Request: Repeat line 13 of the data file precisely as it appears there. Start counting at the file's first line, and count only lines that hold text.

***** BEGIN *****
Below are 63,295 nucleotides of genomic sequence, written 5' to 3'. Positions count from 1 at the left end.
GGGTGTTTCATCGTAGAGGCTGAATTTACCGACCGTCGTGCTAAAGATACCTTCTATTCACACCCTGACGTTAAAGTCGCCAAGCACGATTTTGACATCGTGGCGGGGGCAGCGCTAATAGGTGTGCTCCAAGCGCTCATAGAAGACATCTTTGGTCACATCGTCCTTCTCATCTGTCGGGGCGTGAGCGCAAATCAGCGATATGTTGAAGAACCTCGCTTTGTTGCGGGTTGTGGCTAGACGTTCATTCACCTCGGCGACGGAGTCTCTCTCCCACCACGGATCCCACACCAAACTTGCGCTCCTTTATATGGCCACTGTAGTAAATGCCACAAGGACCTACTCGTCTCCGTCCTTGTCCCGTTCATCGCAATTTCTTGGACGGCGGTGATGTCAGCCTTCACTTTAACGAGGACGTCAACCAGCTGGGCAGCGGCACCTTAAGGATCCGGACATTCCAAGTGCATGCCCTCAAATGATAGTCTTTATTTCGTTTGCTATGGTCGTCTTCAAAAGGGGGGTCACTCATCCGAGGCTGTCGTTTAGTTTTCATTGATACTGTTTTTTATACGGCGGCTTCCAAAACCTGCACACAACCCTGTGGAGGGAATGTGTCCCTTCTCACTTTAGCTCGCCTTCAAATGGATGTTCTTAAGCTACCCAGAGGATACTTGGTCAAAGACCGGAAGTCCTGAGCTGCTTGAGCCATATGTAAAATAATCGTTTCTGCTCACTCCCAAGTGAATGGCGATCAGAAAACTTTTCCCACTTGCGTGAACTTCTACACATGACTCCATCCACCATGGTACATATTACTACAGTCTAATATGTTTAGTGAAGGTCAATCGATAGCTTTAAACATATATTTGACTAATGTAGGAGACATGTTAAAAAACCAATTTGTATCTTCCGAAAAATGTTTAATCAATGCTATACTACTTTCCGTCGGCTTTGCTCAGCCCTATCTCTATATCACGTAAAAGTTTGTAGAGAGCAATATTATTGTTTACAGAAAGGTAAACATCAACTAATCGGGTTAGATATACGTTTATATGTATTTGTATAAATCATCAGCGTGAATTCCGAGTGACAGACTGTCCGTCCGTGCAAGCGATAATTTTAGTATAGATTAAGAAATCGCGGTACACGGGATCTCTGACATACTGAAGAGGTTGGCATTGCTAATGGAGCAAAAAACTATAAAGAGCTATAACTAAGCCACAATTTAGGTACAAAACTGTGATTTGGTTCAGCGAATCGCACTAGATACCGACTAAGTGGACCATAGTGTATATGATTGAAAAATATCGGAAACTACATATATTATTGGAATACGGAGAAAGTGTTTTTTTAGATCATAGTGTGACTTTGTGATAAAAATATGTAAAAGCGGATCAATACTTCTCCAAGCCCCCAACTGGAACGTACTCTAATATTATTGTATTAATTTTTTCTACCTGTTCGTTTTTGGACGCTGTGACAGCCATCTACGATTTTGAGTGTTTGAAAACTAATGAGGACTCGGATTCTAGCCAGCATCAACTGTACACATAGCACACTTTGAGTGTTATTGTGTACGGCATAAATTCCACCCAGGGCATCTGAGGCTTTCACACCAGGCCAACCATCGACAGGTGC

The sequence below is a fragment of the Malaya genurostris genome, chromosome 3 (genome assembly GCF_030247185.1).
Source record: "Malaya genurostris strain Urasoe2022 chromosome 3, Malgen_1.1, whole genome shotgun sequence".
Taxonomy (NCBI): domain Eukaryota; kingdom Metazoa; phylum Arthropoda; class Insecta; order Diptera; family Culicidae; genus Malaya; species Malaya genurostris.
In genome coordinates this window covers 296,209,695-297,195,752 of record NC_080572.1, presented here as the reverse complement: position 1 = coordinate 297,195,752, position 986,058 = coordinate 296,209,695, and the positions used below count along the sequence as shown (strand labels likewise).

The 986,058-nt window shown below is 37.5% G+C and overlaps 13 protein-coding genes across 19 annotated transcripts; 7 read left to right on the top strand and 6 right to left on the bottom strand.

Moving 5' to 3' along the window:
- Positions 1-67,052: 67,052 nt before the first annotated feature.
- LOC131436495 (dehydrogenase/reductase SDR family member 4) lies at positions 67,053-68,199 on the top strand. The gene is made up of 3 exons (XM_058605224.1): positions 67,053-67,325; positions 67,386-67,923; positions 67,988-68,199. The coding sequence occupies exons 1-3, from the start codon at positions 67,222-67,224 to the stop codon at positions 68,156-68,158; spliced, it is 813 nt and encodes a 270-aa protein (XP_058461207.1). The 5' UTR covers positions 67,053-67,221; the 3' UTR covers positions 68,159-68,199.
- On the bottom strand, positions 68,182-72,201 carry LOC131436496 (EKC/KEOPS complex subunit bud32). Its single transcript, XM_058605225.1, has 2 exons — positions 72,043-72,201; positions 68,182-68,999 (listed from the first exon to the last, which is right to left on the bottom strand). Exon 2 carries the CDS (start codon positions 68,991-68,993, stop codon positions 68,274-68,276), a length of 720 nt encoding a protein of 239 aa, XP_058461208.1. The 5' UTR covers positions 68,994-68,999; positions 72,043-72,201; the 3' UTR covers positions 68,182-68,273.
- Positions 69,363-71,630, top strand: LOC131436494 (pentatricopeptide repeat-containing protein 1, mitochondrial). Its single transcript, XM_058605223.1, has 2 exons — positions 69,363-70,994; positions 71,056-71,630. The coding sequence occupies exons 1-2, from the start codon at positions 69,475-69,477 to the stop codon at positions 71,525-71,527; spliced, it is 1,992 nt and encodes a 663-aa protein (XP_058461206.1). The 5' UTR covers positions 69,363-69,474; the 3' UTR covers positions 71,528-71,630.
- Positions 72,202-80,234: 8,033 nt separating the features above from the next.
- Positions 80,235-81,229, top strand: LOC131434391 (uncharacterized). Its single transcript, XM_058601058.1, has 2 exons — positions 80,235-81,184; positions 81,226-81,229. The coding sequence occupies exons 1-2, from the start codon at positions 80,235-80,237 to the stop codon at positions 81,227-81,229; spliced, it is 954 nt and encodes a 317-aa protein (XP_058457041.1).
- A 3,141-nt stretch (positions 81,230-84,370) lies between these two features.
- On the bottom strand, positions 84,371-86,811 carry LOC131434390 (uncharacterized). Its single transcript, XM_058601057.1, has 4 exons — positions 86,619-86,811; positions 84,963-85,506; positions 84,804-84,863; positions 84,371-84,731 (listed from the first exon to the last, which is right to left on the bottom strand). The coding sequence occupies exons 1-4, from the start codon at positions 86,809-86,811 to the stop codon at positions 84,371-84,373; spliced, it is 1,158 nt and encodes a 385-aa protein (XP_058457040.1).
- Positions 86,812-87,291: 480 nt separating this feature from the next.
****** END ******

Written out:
- Positions 72,202-80,234: 8,033 nt separating the features above from the next.